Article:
Contrabandwidth

People can get almost anything on the black market — drugs, passports, even human organs. Now add Web sites to the list. Inside many authoritarian regimes that closely monitor and censor the Internet, access to blocked Web sites has become a black market commodity like any other. Typically, the process is simple: Savvy black marketers ...

People can get almost anything on the black market -- drugs, passports, even human organs. Now add Web sites to the list. Inside many authoritarian regimes that closely monitor and censor the Internet, access to blocked Web sites has become a black market commodity like any other. Typically, the process is simple: Savvy black marketers in cybercafes, universities, private homes, and elsewhere exploit technological loopholes to circumvent government filters and charge fees for access. According to the OpenNet Initiative (ONI) (www.opennetinitiative.net), a research organization devoted to tracking blocked Web sites, black market access to filtered pages in Saudi Arabia runs anywhere from $26 to $67 per Web site.

Such tactics are becoming increasingly common. Shahin Amard, who runs a Web site (www.derafsh-kaviyani.com, blocked in Iran for its unsanctioned religious content) from an undisclosed location, says that people constantly "e-mail from inside Iran and ask for direction, help, and advice" in gaining access to the Web. But, he says, "the majority of people … give up when they don't get through, or they get scared and don't try anymore."

Sometimes, it is the authoritarians that profit from the illegal trade. In Cuba, where Fidel Castro presides over one of the world's most technologically repressive regimes, the Communist government limits Internet access both by making the Web prohibitively expensive and by blocking unsuitable material (roughly defined as any site that doesn't promote Cuban tourism). Only a small minority of state officials are allowed limited Internet access. Yet computers are widely accessible. And, according to Philip Peters, vice president of the Lexington Institute, a nonpartisan think tank, many state officials sell passwords and account information on the black market for monthly fees of about $20 to $30. Buyers, Peters says, use the Net access to visit free online e-mail services to connect with friends and family in other countries or to read foreign news sources.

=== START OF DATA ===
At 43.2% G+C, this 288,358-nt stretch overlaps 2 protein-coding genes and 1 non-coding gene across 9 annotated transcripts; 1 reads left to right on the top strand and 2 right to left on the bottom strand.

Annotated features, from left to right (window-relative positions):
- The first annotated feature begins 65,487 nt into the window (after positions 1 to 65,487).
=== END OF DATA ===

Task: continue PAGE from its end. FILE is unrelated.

People can get almost anything on the black market — drugs, passports, even human organs. Now add Web sites to the list. Inside many authoritarian regimes that closely monitor and censor the Internet, access to blocked Web sites has become a black market commodity like any other. Typically, the process is simple: Savvy black marketers in cybercafes, universities, private homes, and elsewhere exploit technological loopholes to circumvent government filters and charge fees for access. According to the OpenNet Initiative (ONI) (www.opennetinitiative.net), a research organization devoted to tracking blocked Web sites, black market access to filtered pages in Saudi Arabia runs anywhere from $26 to $67 per Web site.

Such tactics are becoming increasingly common. Shahin Amard, who runs a Web site (www.derafsh-kaviyani.com, blocked in Iran for its unsanctioned religious content) from an undisclosed location, says that people constantly "e-mail from inside Iran and ask for direction, help, and advice" in gaining access to the Web. But, he says, "the majority of people … give up when they don’t get through, or they get scared and don’t try anymore."

Sometimes, it is the authoritarians that profit from the illegal trade. In Cuba, where Fidel Castro presides over one of the world’s most technologically repressive regimes, the Communist government limits Internet access both by making the Web prohibitively expensive and by blocking unsuitable material (roughly defined as any site that doesn’t promote Cuban tourism). Only a small minority of state officials are allowed limited Internet access. Yet computers are widely accessible. And, according to Philip Peters, vice president of the Lexington Institute, a nonpartisan think tank, many state officials sell passwords and account information on the black market for monthly fees of about $20 to $30. Buyers, Peters says, use the Net access to visit free online e-mail services to connect with friends and family in other countries or to read foreign news sources.

So, will buying access to blocked Web sites remain a part of the black market bazaar? As long as governments try to restrict what sites their citizens can visit, the answer is probably yes. But ONI Executive Director Ronald Deibert warns that government censorship "is spreading worldwide, and… the countries that are doing it are getting better at it." Which means the price is going up.

Kate Palmer is deputy managing editor at Foreign Policy.

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